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Evolutionary forensic psychology perspectives Presented By: Joseph A. Camilleri Evolutionary Psychology November 8 th, 2002.

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Presentation on theme: "Evolutionary forensic psychology perspectives Presented By: Joseph A. Camilleri Evolutionary Psychology November 8 th, 2002."— Presentation transcript:

1 Evolutionary forensic psychology perspectives Presented By: Joseph A. Camilleri Evolutionary Psychology November 8 th, 2002

2 Definitions Homicide –Killing of one human being by another Neonaticide –Killing of an infant within 24 hours after his/her birth Infanticide –Killing of an infant within 1 year after his/her birth Filicide –Killing of a son/daughter over the age of 1 Uxoricide –Killing of the wife by a husband Parricide –Killing one’s parent

3 Why study homicide? Conflict assay (Daly & Wilson) –Window on evolved motivations that are rarely lethal Severe and genuine conflict –Unlike self-report Minimal biases of detection & reporting

4 Adaptive or Non-Adaptive Byproduct? Homicide is rare Non-Adaptive Byproduct 1.Male competition 2.Discriminative parental solicitude 3.Sexual jealousy/proprietariness

5 Who are the victims of homicide? 13 th Century England Homicide Data Victims are rarely related to the offender Co-offenders are more likely to be genetically related (Daly & Wilson, 1988)

6 Cross-cultural data Daly & Wilson (1988) Homicide

7 Who does the killing? Daly & Wilson (1990) Human Nature 1: 83-109

8 Most common situation… Men killing men Motives… Majority of all homicides (37%) are “altercations of relatively trivial origin; insult, curse, jostling etc” (Wolfgang, 1958) “Altercations appeared to be the primary motivating forces… usually trivial, indicating that many homicides are spontaneous acts of passion” (Mulvihill, Tumin & Curtis, 1969)

9 Most common situation continued… Maladaptive By-product #1: Competition –Females are choosey –Look for dominant male –Insults focus on one’s dominance (weak, poor…) –Violence is an adaptive way of deterring/resolving Examples… Movie Duels –Men willing to die for honour ‘Chicken’ –Car race to edge of cliff

10 Most common situation continued… Generally, violent behaviour is related to fitness and lethality may be governed by situation –Less secure society, homicide may be seen as ‘adaptive’ eg Dani Tribe, ‘kepu’ –Some groups, killing is a primary method of survival eg Mafia –Variance of income

11 Familicide RelationshipPercent Unrelated acquaintances 48% Stranger27% Relatives25% RelationshipPercent Consanguinal25% Spouse63% In-laws8% Step children4% All homicides: Detroit 1972Killing relatives: Detroit 1972 * 75% of all familial homicides were directed against non-genetic kin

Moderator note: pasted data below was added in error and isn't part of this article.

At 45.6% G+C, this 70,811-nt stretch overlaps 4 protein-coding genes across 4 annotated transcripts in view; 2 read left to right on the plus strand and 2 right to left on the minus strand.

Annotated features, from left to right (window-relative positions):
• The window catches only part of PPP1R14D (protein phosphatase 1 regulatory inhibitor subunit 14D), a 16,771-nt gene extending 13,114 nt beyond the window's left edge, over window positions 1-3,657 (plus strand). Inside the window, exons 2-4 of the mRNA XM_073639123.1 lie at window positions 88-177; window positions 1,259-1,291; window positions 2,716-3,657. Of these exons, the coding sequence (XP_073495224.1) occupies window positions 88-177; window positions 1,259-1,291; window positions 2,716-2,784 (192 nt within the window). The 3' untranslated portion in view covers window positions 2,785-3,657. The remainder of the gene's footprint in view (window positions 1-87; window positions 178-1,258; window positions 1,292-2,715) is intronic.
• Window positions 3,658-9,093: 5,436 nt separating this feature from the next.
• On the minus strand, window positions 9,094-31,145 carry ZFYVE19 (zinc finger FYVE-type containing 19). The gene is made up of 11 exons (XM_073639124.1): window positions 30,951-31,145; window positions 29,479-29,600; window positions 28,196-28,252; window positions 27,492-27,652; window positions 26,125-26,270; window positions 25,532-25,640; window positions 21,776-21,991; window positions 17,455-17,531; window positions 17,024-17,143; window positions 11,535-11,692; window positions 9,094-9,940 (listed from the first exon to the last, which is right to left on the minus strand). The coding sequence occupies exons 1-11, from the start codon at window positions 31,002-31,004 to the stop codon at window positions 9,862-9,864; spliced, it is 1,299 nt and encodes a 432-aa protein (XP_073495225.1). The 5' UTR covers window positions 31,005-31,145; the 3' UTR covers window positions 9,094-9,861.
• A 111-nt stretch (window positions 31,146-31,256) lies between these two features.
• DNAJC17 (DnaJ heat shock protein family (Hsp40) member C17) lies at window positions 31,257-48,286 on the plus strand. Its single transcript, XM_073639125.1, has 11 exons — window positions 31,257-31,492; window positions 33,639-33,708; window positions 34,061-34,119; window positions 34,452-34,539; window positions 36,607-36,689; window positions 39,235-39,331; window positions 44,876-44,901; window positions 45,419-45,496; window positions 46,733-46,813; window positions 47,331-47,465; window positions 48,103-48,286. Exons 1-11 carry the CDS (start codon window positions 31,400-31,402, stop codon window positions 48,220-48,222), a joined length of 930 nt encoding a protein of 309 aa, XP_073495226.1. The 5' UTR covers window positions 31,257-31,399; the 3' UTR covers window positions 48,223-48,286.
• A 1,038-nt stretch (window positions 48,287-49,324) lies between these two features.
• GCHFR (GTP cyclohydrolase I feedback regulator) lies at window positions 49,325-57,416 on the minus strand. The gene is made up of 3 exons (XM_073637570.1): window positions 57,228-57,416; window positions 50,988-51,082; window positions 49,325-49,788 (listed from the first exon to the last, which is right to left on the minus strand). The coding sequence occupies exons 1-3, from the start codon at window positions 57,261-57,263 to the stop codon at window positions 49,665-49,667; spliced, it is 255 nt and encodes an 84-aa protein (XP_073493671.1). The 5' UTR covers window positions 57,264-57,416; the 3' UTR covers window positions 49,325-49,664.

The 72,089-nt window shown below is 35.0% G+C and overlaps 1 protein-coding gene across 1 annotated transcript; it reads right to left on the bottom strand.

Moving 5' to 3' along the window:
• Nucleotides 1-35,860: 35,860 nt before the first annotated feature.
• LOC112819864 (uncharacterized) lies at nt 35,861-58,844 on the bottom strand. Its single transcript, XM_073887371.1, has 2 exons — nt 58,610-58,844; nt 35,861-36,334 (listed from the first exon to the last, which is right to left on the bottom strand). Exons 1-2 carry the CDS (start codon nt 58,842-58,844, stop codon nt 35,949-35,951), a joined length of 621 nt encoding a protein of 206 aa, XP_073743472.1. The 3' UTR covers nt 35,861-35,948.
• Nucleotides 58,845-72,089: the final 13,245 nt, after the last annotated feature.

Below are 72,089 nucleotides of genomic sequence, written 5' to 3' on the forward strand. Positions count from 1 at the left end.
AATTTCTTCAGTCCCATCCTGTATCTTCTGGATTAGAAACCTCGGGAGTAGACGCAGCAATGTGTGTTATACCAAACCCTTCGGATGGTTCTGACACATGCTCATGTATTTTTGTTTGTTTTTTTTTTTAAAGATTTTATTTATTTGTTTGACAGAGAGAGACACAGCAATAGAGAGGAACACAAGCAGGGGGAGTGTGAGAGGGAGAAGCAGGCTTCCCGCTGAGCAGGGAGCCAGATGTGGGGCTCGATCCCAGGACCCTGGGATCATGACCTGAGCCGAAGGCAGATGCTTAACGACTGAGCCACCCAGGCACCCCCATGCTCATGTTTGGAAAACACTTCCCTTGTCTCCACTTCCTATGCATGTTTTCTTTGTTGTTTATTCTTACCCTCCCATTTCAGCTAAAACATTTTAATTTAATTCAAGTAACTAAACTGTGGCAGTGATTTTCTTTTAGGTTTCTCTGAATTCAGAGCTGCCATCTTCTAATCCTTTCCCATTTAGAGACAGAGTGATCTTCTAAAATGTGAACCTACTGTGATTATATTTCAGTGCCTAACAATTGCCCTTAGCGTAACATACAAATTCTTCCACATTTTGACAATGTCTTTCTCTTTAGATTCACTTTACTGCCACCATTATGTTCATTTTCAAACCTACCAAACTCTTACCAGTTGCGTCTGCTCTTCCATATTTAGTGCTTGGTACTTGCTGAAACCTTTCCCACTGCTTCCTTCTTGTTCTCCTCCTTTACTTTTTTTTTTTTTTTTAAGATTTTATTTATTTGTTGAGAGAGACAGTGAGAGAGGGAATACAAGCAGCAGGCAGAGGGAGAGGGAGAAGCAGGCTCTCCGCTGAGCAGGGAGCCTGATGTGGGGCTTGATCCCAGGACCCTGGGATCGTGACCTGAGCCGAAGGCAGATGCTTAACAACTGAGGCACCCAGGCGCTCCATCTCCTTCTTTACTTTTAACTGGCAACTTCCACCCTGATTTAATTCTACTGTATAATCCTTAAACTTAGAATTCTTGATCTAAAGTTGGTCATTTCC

12 Uxoricide Two possible theories 1.Risk increases with age -Due to less value 2.Risk decreases with age -Younger, more valuable mate increases jealousy/proprietary

13 Uxoricide continued… The winner is… Risk decreases with age Wilson & Daly (1998) in Rethinking Violence against Women (Dobash & Dobash, eds.)

14 Uxoricide continued… Maladaptive By-product #2: Sexual Proprietariness (Daly & Wilson) Males guard and control a valuable mate Males will change efforts due to… –Factors affecting her mate value (youth, health) –Factors affecting his mate value (status, resources) –Competition (sex ratio and qualities of rivals)

15 Uxoricide continued… Factors affecting his mate value & competition Study by Dijkstra & Buunk (1998) –Males are influenced by a rival’s dominance –More dominant rivals evoke greater sense of jealousy –These types of responses may be adaptive, but lethal consequences are not

16 Uxoricide continued… Potential confound #1? Coincides with age of males that murder more often… –NO: Risk is elevated with older husbands Age specific rates of killing same sex unrelated persons Uxoricide rates for wives aged 15-24 years Homicides per million Daly & Wilson (1999) Scientific American Presents 10(2): 8-14

17 Uxoricide continued… Does presence of step children increase uxoricide risk? –YES: Evidence for greater shelter admissions and uxoricides with presence of step-children (Daly & Wilson) Uxoricides (1974-1995) Daly et al. 1997 Homicide Studies 1: 61-71 Genetic Mixed Step only only Shelter admissions (1986- 1987) per 1000 per annum Genetic Mixed Step only only

18 Neonaticide, Infanticide & Filicide Who is at most risk? 1.Stepchildren: Child’s age (years)Canada 1974 - 1990 Homicides per million

19 Filicide continued… Maladaptive by-product #3: Discriminative Parental Solicitude *Remember, step-parental homicide is RARE, however, presence of a step-parent increases a child’s risk by over 100% Makes sense to invest more with children who are genetically related –Spend less $ per child on food –Less financial support for college

20 Filicide continued… Who is at most risk? 2.Younger children Per capita rates of validated child abuse reports to the American Humane Association, 1976 Wilson et al (1980) J Biosocial Science 12: 333 - 340

21 Filicide continued… Who is at most risk? 3.Children with younger mothers England & Wales 1977-1990 Ayoreo: Mid- 20 th Centruy Canada: 1974-1990

22 Filicide continued… Maladaptive by-product #4: Residual reproductive value - the older the mother the lower the opportunity cost

23 Summary Definitions Conflict assay Adaptive vs Non-adaptive byproduct –Male competition –Sexual proprietariness –Discriminative parental solicitude –Residual reproductive value Homicide perpetrators/victims –Homicide, uxoricide, filicide

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